If you are familiar with skiing elsewhere, be wary of overconfidence. Ski touring conditions in Norway can be quite different. Mainly, the sun plays a much more important role later in the season than elsewhere. Also, long periods with persistent weak layers are common, particularly away from the coastline.

Types of avalanche in Norway

Avalanches are typically related to one of more of the following conditions: new snow, wind-drifted snow, a persistent weak snow layer, wet snow, or gliding slow. Different conditions can cause loose-snow avalanches and slab avalanches.

Loose-snow avalanches typically related to recent snowfall, releasing unbound loose snow. They start at a point and get wider on their way down.

Slab avalanches are quite different. Once triggered, an entire section of snow–typically bonded slow lying on top of a weak layer– falls. They have a distinct, broad fracture line.

Ski touring in Lofoten, Norway.
Ski touring in Lofoten, Norway.

You can read more about the types of avalanches in Norway here.

Living in avalanche prone areas

In recent decades knowledge about avalanche risk has increased greatly. If you live in a mountainous area of Norway, there's now plenty of information you should know.

In high-risk areas, measures have been put in place to protect buildings. These include walls and fences. For example, NGI oversaw the construction of a 360-metre-long embankment wall above a hotel in Loen in 2015.

The town of Longyearbyen on Svalbard has been one of the most avalanche prone areas of Norway in recent years. Our changing climate has seen more winter rainfall, causing several serious avalanches that claimed lives. People living in several parts of the town have since been permanently relocated.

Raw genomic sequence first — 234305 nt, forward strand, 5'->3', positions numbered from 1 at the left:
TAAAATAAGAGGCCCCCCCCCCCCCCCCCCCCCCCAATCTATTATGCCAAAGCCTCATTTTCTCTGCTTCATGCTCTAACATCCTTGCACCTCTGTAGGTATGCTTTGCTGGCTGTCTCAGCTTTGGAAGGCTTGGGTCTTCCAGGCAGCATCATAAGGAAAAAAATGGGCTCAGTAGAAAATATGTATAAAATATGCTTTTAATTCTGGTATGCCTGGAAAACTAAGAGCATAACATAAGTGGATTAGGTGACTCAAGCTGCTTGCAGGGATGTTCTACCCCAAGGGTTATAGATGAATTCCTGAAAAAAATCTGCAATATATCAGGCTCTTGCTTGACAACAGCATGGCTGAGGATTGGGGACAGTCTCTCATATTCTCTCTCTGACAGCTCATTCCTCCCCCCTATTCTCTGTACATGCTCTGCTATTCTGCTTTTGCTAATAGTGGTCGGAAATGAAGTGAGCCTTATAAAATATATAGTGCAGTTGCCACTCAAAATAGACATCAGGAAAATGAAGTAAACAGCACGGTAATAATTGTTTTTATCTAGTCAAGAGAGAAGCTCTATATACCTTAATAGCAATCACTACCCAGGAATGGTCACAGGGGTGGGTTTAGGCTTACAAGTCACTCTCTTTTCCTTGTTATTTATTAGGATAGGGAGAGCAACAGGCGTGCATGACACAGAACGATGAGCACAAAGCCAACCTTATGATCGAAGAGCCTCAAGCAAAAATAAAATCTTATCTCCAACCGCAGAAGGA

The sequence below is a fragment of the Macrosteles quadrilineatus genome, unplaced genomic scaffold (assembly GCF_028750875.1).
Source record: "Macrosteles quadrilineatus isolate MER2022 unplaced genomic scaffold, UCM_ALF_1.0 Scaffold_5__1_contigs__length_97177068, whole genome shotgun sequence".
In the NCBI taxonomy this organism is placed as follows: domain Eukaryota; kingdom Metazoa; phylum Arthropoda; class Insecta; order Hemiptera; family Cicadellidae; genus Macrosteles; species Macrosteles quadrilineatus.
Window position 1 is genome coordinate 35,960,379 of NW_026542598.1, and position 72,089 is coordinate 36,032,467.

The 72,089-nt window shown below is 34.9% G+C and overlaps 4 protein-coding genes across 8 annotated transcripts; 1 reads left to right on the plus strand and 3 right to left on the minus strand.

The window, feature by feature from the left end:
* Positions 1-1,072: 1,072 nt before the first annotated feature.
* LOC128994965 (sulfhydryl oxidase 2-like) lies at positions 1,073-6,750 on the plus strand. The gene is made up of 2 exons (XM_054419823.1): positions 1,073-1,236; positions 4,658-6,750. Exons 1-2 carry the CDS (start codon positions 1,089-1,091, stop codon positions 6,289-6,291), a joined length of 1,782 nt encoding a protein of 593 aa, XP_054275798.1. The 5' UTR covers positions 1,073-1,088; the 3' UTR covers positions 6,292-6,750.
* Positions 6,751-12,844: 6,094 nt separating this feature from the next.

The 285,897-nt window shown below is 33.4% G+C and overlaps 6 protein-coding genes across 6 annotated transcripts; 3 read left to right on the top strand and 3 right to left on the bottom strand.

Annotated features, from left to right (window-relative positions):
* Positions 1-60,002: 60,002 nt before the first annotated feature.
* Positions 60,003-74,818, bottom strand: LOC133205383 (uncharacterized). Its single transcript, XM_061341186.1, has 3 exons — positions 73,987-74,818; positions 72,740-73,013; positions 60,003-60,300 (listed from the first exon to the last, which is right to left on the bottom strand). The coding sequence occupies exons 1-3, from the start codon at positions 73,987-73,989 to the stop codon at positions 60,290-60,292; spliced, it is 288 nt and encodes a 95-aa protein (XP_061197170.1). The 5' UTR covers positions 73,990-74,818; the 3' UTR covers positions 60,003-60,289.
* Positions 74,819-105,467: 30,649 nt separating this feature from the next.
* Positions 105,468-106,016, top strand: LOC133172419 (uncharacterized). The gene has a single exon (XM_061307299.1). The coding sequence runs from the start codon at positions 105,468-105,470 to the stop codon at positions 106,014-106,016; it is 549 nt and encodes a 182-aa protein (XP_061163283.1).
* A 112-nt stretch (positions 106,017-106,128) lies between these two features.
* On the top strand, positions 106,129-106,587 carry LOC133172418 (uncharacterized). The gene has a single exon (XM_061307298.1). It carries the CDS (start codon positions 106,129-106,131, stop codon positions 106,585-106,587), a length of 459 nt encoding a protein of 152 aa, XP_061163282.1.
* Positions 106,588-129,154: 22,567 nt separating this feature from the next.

Fences on steep mountainsides in urban areas are a common sight in Northern Norway. The picture below shows the fences installed in Hammerfest.

Avalanche protection in Hammerfest. Photo: dvlcom / Shutterstock.com.
Avalanche protection in Hammerfest, Northern Norway. Photo: dvlcom / Shutterstock.com.

Extensive research has fed into the Planning and Building Law. New private homes are not permitted to be built in areas in which the avalanche probability per year is. greater than 1 in 1,000. The requirement for the construction of hotels, hospitals, kindergartens, etc. is 1 in 5,000. The same rules apply for landslide risk.

Avalanche research in Norway

The Norwegian Geotechnical Institute (NGI) is an independent international centre for applied research and consultancy in engineering-related geosciences, integrating geotechnical, geological and geophysical expertise. They serve as Norway's competence centre for avalanches.

“Our core expertise is related to the mechanisms and the conditions that lead to avalanches, as well as relevant protection against avalanches and measures that can reduce the risk associated with avalanches,” states the NGI website.

The challenges and NGI research efforts relating to avalanches include:

  • modelling and calculation of run-out distance and forces
  • full-scale measurement of avalanches at Ryggfonn
  • methods for surveying avalanche-prone areas
  • new avalanche warning methods and emergency routines
  • protective measures against avalanches, such as catching dams and snow fences.

NGI engages in international projects with expertise from France, Switzerland, Austria, Italy, the USA and Japan.

About David Nikel

Originally from the UK, David now lives in Trondheim and was the original founder of Life in Norway back in 2011. He now works as a professional writer on all things Scandinavia.